Are Bramblings Endangered in the UK?

We all know that bramblings are really only winter visitors to the UK and that the chances of being lucky enough to see one of them in our gardens outside the winter months are really rather remote.

However, in recent years, according to the RSPB’s Great Bird Watch, the number of sightings of bramblings in our gardens seems to be increasing, which is a wonderful treat due to us Brits becoming more bird-friendly.

Bramblings are medium-sized finches and are really very similar to chaffinches – the male brambling has a distinctive black head in the summer, and an orange and white breast and a yellow bill, which changes to black in the summer. 

The females, however, are far less attractive and are often overlooked than the males, except for their rump, which is noticeable by being white!

It appears that many of us have improved our gardens in recent years for the wildlife.

By adding bird feeders and low-bird feeding tables with the bramblings’ favourite seeds and nuts, and by making sure that our gardens are more bird-friendly in general, the numbers of these tiny feathered visitors are increasing quite dramatically.

But are they actually endangered?

The Green Light

For those of you who make me a little sketchy on the three categories of conservation of UK birds, there are three areas of critical importance – red, amber, and green.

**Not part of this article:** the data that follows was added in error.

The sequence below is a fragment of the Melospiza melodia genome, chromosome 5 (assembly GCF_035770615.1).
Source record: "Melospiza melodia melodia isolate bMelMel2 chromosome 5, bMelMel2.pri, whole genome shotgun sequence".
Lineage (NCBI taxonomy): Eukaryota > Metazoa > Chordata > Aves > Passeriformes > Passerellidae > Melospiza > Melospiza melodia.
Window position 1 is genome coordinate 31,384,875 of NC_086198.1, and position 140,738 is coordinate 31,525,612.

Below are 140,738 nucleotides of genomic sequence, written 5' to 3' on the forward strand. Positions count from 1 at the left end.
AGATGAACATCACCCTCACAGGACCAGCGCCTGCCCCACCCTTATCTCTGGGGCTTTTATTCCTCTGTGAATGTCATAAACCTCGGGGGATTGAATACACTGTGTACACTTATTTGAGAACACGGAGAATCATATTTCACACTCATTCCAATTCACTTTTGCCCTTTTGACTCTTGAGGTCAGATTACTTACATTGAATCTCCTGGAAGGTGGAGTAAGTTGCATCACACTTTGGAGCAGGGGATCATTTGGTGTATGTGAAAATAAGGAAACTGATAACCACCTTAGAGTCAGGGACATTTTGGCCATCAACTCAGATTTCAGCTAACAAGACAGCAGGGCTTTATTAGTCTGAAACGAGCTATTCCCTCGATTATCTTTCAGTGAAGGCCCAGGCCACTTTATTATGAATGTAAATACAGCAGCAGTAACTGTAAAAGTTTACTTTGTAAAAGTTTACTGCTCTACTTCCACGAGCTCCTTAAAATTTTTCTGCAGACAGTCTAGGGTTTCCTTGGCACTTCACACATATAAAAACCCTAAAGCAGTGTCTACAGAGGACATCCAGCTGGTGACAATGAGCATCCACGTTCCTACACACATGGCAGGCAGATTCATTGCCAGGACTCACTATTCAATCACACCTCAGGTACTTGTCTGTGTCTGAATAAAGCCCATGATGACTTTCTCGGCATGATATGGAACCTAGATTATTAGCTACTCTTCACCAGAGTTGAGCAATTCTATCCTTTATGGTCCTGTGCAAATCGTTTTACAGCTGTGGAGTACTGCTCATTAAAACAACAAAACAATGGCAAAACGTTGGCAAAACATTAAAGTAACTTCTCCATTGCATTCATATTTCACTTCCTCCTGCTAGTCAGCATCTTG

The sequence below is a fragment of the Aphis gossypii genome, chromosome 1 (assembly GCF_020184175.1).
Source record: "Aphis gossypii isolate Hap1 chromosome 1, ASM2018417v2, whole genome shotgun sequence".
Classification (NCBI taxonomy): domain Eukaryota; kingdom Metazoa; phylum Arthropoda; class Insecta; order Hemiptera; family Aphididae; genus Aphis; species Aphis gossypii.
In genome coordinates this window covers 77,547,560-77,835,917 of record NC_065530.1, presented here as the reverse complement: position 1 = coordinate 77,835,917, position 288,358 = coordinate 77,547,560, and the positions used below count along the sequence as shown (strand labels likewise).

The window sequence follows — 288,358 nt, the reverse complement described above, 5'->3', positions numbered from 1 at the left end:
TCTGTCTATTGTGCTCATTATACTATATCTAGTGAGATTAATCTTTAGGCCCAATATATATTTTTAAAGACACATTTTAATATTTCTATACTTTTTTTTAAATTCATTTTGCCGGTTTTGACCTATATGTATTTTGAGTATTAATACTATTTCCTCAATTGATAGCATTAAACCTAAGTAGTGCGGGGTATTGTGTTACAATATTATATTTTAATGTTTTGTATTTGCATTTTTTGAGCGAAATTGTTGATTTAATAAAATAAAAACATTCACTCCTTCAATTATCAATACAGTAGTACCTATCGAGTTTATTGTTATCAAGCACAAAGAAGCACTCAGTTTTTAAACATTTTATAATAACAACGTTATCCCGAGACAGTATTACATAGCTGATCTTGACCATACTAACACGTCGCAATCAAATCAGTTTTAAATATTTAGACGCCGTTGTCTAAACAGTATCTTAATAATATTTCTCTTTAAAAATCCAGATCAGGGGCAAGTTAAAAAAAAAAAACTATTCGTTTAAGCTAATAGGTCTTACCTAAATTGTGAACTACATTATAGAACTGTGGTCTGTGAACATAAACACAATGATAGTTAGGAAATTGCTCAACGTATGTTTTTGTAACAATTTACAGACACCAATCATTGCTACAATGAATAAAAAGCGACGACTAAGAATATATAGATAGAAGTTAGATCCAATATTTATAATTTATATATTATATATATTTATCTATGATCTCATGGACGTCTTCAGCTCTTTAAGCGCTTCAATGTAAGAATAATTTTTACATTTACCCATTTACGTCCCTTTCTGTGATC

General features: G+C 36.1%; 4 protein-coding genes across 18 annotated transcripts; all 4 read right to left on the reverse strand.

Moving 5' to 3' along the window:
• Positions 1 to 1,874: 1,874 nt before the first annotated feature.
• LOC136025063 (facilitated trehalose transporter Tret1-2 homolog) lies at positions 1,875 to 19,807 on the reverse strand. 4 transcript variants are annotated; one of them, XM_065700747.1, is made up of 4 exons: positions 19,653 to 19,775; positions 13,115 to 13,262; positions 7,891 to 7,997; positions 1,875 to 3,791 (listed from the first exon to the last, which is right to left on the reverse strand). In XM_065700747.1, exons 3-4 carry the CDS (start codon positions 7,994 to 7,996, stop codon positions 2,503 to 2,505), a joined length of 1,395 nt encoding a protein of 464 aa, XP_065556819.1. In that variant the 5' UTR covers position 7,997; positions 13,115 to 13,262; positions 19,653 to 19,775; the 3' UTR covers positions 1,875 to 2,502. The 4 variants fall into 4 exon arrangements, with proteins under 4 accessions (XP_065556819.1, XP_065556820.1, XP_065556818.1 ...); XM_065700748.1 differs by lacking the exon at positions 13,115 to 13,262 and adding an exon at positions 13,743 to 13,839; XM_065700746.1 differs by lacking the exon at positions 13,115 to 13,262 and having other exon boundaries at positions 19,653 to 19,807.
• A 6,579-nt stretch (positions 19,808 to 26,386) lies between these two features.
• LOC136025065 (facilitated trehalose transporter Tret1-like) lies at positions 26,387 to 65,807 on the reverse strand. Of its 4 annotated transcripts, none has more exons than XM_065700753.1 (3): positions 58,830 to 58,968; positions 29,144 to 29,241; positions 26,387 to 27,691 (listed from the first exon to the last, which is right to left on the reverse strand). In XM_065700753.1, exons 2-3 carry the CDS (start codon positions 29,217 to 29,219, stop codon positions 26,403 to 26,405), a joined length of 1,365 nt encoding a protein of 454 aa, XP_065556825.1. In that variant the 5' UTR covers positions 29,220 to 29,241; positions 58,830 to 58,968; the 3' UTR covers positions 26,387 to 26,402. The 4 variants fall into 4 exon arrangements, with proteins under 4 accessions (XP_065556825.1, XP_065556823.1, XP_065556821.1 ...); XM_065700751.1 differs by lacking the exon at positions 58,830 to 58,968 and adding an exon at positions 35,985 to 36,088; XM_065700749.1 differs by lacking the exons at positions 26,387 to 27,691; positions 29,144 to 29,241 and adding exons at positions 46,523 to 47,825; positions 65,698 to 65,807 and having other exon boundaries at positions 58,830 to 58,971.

Because the brambling is thought of as a species in abundance now and isn’t threatened with extinction, it has a green status here in the UK, and there are no conservation measures in place.

Because birds which are seen regularly in the UK don’t qualify as endangered and due to the fact that the number of bramblings who visit our woodlands and gardens has increased in recent years, they are thought of as relatively safe.

People like us have become more environmentally-friendly and are happy to plant more trees and plants which birds, including bramblings, love.

Beech trees, in particular, are extremely popular with the bramblings, so if you want to continue seeing them pop up for a feed in your garden, plant a tree or put out some food for the – seeds and nuts are their absolute favourites!

Let’s keep the green light on!

1 thought on “Are Bramblings Endangered in the UK?”

  1. Thanks Walter, keep up the great work you are doing. We have 2 bird feeders in our small garden as my partner and i couldn’t decide which one to get so we got two! We have bullfinches, sparrows, robbins and blue tits (some nesting in our nest box), as well as starlings, crows, magpies and the odd blackbird. We also have 7 grey squirrels that everyone is complaining about. Thanks, Trevor


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